Working with Siblings on a Care Plan for Ageing Parents

November 8, 2021

When an ageing parent needs a helping hand, it’s common for adult children to pitch in.

Grocery shopping, lawn care, and help with getting to and from appointments are just a few examples. While it can be a rewarding time for everyone involved, it can also make for busy, stressful days.

You may already be juggling your own family responsibilities with a career. Finding extra time to handle your parent’s to-do list might be tough. An additional challenge can be working together with your siblings.

Unresolved childhood rivalries may resurface. Disagreements over what type of care mum or dad needs and how to spend their money can also heighten the tension.

Inevitably, one sibling begins to feel like they are shouldering more of their parent’s care than the others. There can also be the emotional toll of watching a parent’s health decline. It can all add up to stressful days.

Here are a few tips your family might find helpful in caring for a parent now and in the future.

Family Sitting Together

4 Tips for Siblings Caring for a Parent

1. Honestly assess your parent’s needs

Begin by having an open and honest chat about the help your parent needs, both with household tasks and personal care.

This may be a complex process for everyone to agree on, but it’s an essential step. If some of your siblings live further away, they may need to join you via a video chat service. If possible, include your parent in the discussion.

Make a list of what tasks your loved one can’t safely complete on their own. It should contain personal care tasks, like showering, bathing, and dressing, as well as those they need assistance with to keep their household running smoothly.

For example, do they need help planning or preparing meals? Are they struggling to pay bills on time? Maybe they’re finding hair and nail care a little more challenging?

Remember that siblings who don’t see your parent as often might be in denial about how much assistance they really require. They may genuinely believe the situation isn’t as bad as regular visitors tell them it is.

2. Explore options for care

While your family might be able to handle a parent’s needs for now, it’s important to create a care plan for the future. Visiting aged care and retirement community providers and talking with home care agencies will help you better understand your options.

Each of these types of care is different and offers a variety of unique benefits.

Once you have a clearer grasp of your choices, you can sit down together as a family and work on a plan. Many families find it helpful to involve their parent’s GP in this process, too. They can often provide objective insight about their needs and give practical care solutions.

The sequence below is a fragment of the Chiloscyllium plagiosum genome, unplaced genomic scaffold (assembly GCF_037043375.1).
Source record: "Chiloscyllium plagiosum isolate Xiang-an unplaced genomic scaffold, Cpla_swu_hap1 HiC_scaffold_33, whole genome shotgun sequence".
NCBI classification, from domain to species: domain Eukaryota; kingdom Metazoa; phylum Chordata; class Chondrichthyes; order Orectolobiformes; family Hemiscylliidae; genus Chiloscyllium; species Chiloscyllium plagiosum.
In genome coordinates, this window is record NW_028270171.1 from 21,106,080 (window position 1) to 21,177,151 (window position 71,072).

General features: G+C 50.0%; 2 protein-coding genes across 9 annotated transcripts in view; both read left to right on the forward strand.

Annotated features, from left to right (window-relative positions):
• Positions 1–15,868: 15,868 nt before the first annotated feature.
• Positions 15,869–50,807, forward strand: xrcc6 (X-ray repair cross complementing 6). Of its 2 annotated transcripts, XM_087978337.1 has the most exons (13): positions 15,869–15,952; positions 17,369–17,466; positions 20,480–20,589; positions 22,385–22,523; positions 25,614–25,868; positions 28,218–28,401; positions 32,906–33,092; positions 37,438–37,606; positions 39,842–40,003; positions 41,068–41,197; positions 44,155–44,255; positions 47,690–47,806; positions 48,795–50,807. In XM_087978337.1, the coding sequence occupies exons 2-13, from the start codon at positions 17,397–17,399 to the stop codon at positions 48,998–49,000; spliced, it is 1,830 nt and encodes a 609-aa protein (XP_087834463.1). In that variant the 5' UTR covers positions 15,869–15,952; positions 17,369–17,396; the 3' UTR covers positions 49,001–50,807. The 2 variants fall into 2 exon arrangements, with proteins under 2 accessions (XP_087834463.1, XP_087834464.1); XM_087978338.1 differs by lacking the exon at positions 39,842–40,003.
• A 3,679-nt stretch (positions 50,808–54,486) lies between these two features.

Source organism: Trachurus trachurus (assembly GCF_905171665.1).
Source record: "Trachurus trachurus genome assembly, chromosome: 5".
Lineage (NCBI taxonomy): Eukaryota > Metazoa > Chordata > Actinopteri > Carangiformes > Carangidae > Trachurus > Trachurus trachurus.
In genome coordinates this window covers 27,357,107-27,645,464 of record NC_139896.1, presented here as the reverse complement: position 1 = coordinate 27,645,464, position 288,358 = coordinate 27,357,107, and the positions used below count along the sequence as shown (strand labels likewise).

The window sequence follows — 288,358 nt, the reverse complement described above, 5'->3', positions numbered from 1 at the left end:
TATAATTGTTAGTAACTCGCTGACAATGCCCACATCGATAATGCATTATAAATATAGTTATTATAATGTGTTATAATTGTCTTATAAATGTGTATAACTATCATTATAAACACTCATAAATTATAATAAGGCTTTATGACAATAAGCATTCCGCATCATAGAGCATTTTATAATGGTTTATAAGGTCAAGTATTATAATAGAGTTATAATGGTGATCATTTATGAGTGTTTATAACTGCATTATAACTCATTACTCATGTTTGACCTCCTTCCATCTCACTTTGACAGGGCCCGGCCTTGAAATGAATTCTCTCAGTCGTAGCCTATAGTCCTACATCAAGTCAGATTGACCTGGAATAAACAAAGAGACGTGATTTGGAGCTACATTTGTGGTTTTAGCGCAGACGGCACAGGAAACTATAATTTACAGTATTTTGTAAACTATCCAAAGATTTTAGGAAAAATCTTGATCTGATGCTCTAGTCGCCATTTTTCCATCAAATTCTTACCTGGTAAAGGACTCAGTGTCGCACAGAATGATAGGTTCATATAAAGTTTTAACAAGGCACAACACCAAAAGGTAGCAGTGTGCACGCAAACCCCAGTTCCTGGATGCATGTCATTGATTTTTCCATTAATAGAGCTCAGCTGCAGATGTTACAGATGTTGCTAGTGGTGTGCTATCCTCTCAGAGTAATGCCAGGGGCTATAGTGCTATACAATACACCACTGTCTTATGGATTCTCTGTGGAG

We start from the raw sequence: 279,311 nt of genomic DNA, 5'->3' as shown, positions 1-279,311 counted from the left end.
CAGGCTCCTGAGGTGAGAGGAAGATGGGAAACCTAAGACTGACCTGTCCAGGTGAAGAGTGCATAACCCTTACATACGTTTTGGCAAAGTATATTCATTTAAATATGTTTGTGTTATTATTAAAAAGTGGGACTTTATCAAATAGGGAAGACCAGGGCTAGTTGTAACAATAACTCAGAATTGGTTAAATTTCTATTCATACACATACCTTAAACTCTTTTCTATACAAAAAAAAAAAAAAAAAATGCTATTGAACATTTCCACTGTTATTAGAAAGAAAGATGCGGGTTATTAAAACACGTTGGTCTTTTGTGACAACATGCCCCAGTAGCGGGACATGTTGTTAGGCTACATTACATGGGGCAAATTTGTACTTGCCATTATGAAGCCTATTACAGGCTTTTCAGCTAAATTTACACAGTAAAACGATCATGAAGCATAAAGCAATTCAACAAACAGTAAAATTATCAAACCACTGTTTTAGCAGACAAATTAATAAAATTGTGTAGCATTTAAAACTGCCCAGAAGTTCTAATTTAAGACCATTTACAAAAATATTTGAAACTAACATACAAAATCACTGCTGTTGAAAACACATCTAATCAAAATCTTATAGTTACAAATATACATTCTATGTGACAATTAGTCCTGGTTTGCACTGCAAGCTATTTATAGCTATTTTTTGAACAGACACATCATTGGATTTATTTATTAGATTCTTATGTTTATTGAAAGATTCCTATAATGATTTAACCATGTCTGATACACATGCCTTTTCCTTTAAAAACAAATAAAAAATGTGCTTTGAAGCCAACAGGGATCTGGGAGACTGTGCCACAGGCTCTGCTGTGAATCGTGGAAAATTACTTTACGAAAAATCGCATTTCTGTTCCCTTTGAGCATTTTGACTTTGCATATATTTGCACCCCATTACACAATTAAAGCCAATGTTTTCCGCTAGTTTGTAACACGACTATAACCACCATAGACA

The government’s My Aged Care website is another good source of information.

3. Stay in touch with one another

It’s essential to keep the lines of communication open among a parent and siblings, especially when tensions are running high. Not only will it help keep everyone on the same page concerning your loved one’s care, it can also minimise the odds of having a disagreement.

While emails and texts might seem easier, both can be easily misunderstood or misinterpreted. Save them for conveying general information, such as times for appointments. When it comes to discussing changes in health status or personal care needs, phone calls and video chats are usually better received and understood

Top tip: Don’t put the burden of communication on the sibling who is filling the role of primary carer. They likely won’t have time. Designate another family member to organise video chats and relay information to help share the load

4. Create a plan for now and the future

The best time to plan for future care needs is today. But, unfortunately, not many families do that. Instead, some wait until a crisis occurs, then they are left trying to find solutions amid an already stressful time.

Talk with your parent about their financial situation and what they are comfortable spending. Get to know what government assistance programs are available to help finance care. It might also be a good idea to consider providers, like Mayflower, that offer different types of care. For example, Mayflower can easily accommodate a parent’s changing needs by providing aged care, home care, and retirement living services.

Learn More About Home Care for a Parent

Home care is often the first step when a family is searching for care for a parent.

You can learn more by downloading this complimentary guide: A Relative’s Guide to Home Care. The guide covers topics ranging from applying for government assistance to interviewing a potential home care provider.